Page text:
(ii) Transport of reactants to the growth surface
(iii) Adsorption at the growth surface
(v) Growth and
(vi) Removal of unwanted reaction products from the growth surface
1.2.1 Solution, Solubility and Super Solubility
A solution is a homogeneous mixture of a solute in a solvent. Solute is a component, which is present in a smaller quantity. For a given solute, there may be different solvents. The solvent is chosen taking into account of the following factors to grow crystals from solution:
(i) Good solubility for the given solute
(ii) Good temperature coefficient of solute solubility
- Less viscosity
(iv) Less volatility
(v) Less corrosion and non toxicity
(vi) Low vapour pressure and
(vii) Cost advantage
Solubility of the material in a solvent decides the amount of the material, which is available for the growth and hence defines the total size limit. Solubility gradient is another important parameter, which dictates the growth procedure. If the solubility gradient is very small, slow evaporation of the solvent is the best option for crystal growth in order to maintain a constant supersaturation in the solution. Growth of crystals from solution is mainly a diffusion-controlled process. The medium must be viscous enough to enable faster transference of the growth units from the bulk solution by diffusion. Hence, a solvent with less viscosity is preferable. Supersaturation is an important parameter for the solution growth process. The crystal grows by the access of the solute in the solution where the degree of supersaturation is maintained. The solubility data at various temperatures are essential to determine the level of supersaturation. Hence, the solubility of the solute in the chosen solvent must be determined before starting the growth process.
The relationship between the equilibrium concentrations as a function of temperature is represented by the solubility diagram in Figure 1.1 which is known as temperature-concentration diagram. Miers carried out extensive research in the relationship between supersaturation and spontaneous crystallization. The lower continuous line is the normal solubility curve for the salt concerned. Temperature and concentration at which spontaneous crystallization occurs are represented by the upper broken curve, generally referred to as the supersolubility curve. The whole concentration-temperature field is separated by the saturated solution line (solubility curve) into two regions, unsaturated and supersaturated solutions. Saturated solutions are those mixtures, which can retain their equilibrium indefinitely in contact with the solid phase with respect to which they are saturated. The solubility of most substances increase with temperature (the temperature coefficient of the solubility is positive) and crystals can be grown only from supersaturated solutions, which contain an excess of the solute above the equilibrium value. The temperature-concentration diagram is divided into three regions, which are termed as region I, II and III respectively.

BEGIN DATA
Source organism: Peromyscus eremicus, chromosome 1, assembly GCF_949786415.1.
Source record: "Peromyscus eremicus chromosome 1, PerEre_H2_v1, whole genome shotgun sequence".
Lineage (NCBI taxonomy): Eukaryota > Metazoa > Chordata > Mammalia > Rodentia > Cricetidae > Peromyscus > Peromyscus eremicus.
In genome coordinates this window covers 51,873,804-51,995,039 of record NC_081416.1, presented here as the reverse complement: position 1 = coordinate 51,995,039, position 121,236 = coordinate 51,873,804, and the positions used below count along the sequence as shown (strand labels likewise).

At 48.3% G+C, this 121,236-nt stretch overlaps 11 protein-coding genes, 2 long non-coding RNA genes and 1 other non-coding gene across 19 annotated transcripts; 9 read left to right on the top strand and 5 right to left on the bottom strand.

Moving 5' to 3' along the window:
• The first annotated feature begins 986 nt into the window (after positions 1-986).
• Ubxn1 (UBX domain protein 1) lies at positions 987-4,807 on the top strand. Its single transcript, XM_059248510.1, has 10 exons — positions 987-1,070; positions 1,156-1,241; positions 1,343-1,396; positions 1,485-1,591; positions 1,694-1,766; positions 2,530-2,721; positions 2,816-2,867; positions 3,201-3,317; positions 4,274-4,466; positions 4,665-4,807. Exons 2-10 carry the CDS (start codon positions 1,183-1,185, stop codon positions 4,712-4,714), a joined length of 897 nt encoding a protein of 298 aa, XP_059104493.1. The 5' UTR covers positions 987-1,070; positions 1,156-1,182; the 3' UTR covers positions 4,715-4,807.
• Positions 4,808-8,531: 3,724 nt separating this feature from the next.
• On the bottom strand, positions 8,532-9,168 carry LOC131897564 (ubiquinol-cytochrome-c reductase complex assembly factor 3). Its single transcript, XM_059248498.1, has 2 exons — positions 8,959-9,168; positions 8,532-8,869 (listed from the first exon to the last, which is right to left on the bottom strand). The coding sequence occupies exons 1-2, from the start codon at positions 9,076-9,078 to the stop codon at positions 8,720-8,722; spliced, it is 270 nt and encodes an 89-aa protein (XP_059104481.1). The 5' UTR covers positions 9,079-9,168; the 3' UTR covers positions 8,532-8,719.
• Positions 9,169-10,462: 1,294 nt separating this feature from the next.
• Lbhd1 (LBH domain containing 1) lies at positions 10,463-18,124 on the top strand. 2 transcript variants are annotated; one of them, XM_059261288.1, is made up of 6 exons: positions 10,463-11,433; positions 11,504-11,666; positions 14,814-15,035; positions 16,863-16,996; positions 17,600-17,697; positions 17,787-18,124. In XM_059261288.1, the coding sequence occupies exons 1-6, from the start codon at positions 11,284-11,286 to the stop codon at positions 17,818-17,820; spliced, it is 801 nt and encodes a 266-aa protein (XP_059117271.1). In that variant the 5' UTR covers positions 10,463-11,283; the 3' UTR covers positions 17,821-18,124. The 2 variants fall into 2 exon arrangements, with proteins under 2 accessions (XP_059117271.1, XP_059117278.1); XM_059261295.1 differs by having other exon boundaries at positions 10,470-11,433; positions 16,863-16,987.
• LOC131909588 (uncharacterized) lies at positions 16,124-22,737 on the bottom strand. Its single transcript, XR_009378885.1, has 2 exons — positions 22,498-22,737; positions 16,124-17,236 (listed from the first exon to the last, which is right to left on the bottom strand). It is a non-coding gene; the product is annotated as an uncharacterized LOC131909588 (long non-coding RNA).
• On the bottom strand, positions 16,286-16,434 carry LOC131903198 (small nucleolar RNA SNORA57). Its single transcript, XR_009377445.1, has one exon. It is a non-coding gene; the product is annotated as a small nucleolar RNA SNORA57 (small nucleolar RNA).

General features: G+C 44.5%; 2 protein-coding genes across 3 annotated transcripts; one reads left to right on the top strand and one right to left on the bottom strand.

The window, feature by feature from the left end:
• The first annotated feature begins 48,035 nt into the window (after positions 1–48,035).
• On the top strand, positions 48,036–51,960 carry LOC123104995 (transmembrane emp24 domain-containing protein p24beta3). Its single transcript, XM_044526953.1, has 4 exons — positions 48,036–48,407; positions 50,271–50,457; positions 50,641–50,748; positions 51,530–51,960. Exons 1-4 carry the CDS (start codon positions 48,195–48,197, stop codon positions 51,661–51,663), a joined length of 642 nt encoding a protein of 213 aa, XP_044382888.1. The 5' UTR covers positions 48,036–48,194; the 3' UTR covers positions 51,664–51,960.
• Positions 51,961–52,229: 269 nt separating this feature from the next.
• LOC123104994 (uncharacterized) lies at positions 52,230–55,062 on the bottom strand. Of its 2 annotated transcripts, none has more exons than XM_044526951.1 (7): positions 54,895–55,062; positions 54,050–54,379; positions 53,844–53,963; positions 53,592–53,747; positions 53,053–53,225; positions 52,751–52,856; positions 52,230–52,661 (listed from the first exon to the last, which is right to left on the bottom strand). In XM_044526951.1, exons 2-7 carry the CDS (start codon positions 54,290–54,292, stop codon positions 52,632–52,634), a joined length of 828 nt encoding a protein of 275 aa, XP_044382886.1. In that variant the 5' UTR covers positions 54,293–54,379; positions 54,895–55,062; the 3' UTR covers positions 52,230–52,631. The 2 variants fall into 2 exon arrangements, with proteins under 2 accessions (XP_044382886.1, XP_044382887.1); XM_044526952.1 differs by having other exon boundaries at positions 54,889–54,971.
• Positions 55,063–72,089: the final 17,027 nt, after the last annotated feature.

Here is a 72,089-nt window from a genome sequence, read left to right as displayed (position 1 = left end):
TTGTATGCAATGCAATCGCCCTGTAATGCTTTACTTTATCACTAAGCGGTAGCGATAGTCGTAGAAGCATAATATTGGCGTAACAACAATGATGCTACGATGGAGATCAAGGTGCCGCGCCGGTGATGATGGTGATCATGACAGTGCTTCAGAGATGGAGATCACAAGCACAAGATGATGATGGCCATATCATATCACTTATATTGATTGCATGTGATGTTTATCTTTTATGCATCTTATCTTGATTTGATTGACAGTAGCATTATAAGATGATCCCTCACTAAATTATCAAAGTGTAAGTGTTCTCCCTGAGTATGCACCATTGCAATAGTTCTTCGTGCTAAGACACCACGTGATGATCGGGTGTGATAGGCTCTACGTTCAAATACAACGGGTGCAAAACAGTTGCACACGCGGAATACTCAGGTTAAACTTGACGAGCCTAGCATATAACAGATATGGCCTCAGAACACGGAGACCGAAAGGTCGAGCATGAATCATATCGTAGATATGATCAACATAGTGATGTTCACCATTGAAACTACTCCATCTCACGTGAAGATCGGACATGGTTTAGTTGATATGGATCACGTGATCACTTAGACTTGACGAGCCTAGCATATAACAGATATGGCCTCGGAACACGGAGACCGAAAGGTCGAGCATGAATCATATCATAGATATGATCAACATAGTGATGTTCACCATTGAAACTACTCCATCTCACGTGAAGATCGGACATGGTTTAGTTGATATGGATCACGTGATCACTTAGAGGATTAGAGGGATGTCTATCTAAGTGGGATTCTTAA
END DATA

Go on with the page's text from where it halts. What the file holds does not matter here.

Figure 1.1 Miers solubility curve
(i)The stable (undersaturated) zone where crystallization is not possible (Region I).
(ii)The region II is a metastable zone, between the solubility and supersolubility curves, where spontaneous crystallization is improbable. However, if a seed crystal is placed in metastable solution, growth would occur on it.